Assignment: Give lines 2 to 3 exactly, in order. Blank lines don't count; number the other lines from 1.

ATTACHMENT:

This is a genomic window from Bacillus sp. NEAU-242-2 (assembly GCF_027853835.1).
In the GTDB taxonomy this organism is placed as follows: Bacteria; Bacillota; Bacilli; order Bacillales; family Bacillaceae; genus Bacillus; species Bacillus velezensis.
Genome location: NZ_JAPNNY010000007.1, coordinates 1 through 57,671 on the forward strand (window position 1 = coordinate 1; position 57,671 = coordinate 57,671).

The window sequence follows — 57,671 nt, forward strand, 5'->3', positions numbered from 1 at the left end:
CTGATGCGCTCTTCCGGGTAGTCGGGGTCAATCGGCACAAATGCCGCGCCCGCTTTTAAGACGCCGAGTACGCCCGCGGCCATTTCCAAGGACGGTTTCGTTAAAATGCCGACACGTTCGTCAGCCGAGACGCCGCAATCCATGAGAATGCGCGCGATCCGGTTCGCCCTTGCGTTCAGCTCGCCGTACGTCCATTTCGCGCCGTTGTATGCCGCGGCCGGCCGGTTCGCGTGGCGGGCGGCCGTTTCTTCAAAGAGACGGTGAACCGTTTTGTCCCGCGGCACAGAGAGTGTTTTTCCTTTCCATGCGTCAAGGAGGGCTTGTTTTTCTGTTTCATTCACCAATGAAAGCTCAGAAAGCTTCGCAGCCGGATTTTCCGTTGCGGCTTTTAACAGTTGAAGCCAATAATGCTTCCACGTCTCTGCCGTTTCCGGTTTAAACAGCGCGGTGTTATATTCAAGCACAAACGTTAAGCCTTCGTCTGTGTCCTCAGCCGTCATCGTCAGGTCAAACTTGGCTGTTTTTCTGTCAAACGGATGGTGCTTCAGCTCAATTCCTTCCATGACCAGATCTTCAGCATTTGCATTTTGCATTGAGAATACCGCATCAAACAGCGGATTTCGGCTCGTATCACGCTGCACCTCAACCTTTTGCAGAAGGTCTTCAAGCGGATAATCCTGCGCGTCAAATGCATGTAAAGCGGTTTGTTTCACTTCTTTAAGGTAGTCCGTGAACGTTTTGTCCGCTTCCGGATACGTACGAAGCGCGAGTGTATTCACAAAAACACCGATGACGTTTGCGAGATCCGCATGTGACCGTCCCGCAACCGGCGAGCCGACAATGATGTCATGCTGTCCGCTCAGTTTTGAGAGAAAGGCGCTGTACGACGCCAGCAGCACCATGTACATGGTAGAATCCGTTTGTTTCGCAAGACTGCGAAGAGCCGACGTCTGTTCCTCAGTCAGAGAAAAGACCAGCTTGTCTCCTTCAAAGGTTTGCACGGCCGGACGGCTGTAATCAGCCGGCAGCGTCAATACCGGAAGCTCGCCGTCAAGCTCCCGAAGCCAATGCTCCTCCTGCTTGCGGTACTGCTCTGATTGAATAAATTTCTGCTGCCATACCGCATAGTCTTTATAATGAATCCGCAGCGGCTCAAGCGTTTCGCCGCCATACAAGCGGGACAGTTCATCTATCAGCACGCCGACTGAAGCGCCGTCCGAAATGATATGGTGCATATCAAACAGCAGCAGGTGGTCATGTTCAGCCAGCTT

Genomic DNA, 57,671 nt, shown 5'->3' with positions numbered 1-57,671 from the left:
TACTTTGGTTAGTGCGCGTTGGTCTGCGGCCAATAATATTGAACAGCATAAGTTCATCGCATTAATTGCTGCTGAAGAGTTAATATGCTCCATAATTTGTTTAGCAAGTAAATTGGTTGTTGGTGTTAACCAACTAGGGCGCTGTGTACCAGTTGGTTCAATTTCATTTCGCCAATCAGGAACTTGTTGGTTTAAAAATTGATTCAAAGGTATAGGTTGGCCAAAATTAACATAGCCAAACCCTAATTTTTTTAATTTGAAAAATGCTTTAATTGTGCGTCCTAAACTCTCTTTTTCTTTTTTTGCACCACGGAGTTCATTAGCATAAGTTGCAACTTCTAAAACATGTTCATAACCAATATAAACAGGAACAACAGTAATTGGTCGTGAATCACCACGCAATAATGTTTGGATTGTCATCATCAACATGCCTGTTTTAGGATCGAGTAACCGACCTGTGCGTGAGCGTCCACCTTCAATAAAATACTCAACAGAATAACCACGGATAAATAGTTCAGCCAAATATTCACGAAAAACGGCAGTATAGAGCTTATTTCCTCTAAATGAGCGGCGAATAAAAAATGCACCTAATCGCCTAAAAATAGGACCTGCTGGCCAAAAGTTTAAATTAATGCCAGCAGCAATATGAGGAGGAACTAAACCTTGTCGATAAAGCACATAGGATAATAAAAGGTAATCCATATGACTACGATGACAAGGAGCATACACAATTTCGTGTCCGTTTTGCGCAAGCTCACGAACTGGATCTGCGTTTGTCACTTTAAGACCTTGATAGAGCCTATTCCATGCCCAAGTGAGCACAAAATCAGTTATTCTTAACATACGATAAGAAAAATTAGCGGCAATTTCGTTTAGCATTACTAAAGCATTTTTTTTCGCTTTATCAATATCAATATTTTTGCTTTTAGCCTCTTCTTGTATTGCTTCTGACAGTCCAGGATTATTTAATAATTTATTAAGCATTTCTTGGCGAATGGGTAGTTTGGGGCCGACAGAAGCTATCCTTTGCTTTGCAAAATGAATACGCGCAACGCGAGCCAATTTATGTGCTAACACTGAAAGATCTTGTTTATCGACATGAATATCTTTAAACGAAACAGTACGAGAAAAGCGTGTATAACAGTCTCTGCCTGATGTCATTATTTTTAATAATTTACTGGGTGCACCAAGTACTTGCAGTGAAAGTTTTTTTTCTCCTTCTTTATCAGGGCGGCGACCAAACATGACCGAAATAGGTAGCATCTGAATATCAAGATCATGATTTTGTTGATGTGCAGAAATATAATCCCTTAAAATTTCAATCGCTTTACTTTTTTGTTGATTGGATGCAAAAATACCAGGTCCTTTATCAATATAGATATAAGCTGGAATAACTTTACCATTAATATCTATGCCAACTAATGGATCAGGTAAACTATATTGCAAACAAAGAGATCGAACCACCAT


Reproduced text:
In the GTDB taxonomy this organism is placed as follows: Bacteria; Bacillota; Bacilli; order Bacillales; family Bacillaceae; genus Bacillus; species Bacillus velezensis.
Genome location: NZ_JAPNNY010000007.1, coordinates 1 through 57,671 on the forward strand (window position 1 = coordinate 1; position 57,671 = coordinate 57,671).